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Man involved in '63 church bombing dies

By Associated Press
Published November 19, 2004

MONTGOMERY, Ala. - Bobby Frank Cherry, convicted of killing four black girls in the 1963 racially motivated bombing of Birmingham's Sixteenth Baptist, died Thursday (Nov. 18, 2004) in prison. He was 74.

Mr. Cherry died about 3:30 p.m. in the hospital unit at Kilby Correctional Facility in Montgomery, a Department of Corrections spokesman said. He had been ill for some time.

Mr. Cherry was convicted in May 2002 in the bombing of the Sixteenth Street Baptist Church, a gathering place for civil rights demonstrators in Birmingham, and was sentenced to life in prison. It was the deadliest act of the civil rights era.

Mr. Cherry was among three former Ku Klux Klan members convicted in the bombing, which killed the four girls as they were preparing to take part in a Sunday morning service.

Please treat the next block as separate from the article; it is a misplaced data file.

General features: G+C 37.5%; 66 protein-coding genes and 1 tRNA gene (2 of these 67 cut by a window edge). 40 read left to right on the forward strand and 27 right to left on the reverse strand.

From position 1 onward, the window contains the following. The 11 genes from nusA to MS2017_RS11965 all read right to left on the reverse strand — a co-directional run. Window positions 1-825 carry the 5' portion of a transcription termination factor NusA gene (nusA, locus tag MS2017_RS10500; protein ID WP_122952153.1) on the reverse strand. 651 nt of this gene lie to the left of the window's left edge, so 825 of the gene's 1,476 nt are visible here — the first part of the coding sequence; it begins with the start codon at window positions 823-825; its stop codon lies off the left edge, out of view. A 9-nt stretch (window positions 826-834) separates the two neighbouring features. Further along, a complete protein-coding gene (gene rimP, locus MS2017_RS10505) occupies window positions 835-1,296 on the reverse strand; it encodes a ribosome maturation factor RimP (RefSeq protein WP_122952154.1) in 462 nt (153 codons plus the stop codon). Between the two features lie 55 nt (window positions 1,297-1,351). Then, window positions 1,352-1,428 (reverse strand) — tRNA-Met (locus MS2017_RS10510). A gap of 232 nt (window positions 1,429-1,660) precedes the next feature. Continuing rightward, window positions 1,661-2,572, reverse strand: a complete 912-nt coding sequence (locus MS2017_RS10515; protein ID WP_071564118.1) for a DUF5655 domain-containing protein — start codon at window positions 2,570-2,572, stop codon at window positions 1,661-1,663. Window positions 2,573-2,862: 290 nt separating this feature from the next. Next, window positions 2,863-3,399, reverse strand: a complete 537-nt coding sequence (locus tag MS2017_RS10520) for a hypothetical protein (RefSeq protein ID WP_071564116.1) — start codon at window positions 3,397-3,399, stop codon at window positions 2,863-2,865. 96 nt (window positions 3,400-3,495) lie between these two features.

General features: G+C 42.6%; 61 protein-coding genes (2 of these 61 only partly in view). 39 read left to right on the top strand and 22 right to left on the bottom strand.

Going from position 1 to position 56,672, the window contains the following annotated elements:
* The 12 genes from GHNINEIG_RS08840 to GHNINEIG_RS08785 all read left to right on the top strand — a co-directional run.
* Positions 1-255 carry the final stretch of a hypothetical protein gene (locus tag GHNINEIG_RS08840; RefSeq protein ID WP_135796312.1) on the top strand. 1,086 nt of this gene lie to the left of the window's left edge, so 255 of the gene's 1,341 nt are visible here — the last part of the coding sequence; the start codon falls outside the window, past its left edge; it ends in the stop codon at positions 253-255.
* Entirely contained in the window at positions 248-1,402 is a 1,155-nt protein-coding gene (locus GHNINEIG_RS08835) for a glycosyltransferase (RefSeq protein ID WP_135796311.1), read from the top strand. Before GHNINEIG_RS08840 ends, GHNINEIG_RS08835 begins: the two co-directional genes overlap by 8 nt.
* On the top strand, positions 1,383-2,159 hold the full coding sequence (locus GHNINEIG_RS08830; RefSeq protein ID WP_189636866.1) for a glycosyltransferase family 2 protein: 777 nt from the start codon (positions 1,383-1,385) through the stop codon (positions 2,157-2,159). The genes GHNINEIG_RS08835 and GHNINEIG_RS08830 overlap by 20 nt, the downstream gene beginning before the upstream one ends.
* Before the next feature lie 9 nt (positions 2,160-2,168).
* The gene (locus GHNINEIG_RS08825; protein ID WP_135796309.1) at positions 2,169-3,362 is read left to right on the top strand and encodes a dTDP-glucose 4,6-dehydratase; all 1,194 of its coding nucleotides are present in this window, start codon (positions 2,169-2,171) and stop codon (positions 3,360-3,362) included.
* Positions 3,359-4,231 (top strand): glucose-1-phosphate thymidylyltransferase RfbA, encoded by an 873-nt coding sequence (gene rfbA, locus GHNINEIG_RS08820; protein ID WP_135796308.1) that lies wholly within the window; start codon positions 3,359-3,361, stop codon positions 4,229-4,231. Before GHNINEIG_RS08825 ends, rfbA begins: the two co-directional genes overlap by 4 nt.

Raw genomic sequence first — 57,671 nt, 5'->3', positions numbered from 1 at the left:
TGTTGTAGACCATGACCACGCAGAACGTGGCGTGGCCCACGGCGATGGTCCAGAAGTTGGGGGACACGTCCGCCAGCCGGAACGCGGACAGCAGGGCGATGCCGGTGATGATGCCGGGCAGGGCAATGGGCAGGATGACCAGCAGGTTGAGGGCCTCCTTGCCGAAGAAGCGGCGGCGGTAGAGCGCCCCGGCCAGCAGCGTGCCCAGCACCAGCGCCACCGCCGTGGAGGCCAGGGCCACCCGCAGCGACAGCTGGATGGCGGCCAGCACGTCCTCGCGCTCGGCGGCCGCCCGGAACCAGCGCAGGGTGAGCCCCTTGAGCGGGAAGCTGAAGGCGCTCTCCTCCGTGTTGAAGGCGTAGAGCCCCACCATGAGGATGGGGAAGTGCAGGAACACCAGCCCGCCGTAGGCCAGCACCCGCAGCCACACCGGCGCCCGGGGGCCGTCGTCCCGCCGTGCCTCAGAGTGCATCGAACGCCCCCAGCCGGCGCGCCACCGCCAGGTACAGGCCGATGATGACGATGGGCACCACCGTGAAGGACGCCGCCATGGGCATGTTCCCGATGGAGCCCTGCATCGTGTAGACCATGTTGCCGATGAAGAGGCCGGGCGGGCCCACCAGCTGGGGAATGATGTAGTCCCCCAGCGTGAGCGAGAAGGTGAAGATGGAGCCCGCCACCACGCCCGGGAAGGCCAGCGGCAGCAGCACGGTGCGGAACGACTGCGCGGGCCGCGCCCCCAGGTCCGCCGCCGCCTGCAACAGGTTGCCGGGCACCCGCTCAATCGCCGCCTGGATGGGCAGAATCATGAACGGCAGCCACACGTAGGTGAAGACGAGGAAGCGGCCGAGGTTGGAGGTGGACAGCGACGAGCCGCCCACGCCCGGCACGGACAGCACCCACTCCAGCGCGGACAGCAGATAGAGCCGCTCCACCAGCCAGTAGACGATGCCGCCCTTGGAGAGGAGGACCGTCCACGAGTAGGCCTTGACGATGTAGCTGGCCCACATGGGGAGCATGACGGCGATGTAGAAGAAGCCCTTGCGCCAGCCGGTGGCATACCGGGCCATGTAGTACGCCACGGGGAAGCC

Thomas Blanton was convicted in 2001 and is serving a life prison sentence. Robert Chambliss, convicted in 1977, also died in prison.

The Sept. 15, 1963, explosion killed Addie Mae Collins, Carole Robertson and Cynthia Wesley, all 14, and Denise McNair, 11.

Collins' sister, Sarah Collins Rudolph, lost an eye in the blast but her husband expressed sorrow that Mr. Cherry had died.

"I hope he was saved. I hope he repented," George C. Rudolph said.

Mr. Cherry's daughter, Karen Sunderland, said he would be buried in Texas, where she lives.

"He was a good man," she said, sobbing.

[Last modified November 18, 2004, 23:59:17]


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